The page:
Thinking beyond ourselves

For many of us, each New Year begins with at least 1 resolution that requires some action to better our lives: typically personal weight loss and exercise promises to oneself or the more-time-with-friends-and-family resolutions. I think it is safe to say most of these fall by the wayside in short order. There may also be resolutions having to do with patient care that can be made and that may actually be easier to maintain, in that these resolutions don’t require any more effort than just doing what we have been trained to do: keep our patients medically and functionally as sound as we can. Once the proper diagnosis has been made, the medical part of eye care (and one part of the resolution) seems, for the most part, to be pretty straightforward. However, the diagnosis and management of the functional aspects of eye care are less so. What makes this divergence of endpoints so frustrating is that there are numerous articles in well-respected journals encouraging us to do just that: improve function as well as structure. For example, a recent article stated “Every clinician recognizes that [visual acuity], although representing the gold standard of outcome, may not always accurately describe a patient’s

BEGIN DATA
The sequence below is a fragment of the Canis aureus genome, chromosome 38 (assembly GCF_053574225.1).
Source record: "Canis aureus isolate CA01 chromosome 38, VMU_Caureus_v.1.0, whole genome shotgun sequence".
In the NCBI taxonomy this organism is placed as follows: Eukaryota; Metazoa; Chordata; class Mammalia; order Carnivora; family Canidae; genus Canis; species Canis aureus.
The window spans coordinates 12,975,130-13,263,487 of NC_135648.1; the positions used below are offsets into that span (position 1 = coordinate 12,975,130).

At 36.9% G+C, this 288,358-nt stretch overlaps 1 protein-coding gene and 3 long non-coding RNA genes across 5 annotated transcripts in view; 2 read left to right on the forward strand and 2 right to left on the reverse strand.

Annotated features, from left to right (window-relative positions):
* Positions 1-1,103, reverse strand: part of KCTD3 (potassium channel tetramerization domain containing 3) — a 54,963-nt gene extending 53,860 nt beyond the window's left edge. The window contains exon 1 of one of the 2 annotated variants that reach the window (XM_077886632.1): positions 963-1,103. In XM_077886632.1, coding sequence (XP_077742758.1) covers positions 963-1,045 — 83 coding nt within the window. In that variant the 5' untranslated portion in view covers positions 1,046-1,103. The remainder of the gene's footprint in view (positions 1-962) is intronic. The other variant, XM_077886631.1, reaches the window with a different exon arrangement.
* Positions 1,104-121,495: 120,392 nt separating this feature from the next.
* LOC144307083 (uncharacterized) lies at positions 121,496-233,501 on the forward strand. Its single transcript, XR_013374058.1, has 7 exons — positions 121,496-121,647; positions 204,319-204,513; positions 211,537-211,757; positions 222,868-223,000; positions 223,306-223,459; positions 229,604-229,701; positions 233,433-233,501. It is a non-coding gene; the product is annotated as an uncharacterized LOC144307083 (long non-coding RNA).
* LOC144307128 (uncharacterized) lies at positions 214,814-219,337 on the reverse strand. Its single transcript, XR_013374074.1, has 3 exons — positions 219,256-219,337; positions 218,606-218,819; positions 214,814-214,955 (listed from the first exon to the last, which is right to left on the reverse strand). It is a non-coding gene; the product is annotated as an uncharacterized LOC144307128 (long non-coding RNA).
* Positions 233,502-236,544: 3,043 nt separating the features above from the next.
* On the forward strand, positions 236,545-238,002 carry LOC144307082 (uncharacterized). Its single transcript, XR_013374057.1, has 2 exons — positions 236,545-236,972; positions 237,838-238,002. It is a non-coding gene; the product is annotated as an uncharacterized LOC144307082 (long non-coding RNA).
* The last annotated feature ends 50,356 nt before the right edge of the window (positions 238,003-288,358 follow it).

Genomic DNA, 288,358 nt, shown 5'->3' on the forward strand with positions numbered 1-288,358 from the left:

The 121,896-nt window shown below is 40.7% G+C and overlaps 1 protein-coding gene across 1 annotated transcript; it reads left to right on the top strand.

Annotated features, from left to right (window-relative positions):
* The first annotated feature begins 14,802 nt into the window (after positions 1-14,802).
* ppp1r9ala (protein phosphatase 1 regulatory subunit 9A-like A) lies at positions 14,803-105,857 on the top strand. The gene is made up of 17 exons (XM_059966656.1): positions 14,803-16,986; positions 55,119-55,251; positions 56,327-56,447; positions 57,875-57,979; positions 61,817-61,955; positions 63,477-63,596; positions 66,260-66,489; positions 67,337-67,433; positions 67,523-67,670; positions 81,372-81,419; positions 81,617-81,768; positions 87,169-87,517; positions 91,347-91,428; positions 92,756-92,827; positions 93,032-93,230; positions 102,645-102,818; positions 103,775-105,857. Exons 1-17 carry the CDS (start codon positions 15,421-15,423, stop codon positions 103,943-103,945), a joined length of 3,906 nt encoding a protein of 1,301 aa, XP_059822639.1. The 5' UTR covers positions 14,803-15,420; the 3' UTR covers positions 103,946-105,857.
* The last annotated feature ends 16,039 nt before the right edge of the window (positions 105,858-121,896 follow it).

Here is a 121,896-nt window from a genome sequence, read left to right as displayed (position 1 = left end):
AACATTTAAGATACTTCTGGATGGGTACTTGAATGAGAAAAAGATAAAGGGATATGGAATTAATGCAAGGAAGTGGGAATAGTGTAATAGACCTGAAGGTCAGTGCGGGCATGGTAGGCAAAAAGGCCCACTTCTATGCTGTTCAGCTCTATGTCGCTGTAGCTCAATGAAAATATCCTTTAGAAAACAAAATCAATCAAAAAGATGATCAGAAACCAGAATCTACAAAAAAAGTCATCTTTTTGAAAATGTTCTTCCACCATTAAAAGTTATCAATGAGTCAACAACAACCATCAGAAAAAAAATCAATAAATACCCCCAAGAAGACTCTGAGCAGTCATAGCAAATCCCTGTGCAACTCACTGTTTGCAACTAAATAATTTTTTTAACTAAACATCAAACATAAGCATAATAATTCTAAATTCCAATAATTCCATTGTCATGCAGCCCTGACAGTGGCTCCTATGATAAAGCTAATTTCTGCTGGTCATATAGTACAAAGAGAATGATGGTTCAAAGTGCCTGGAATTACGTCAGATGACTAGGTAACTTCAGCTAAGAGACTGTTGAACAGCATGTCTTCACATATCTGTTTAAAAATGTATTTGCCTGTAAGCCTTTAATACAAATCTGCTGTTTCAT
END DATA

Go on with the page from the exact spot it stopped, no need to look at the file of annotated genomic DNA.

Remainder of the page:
Source: Optometry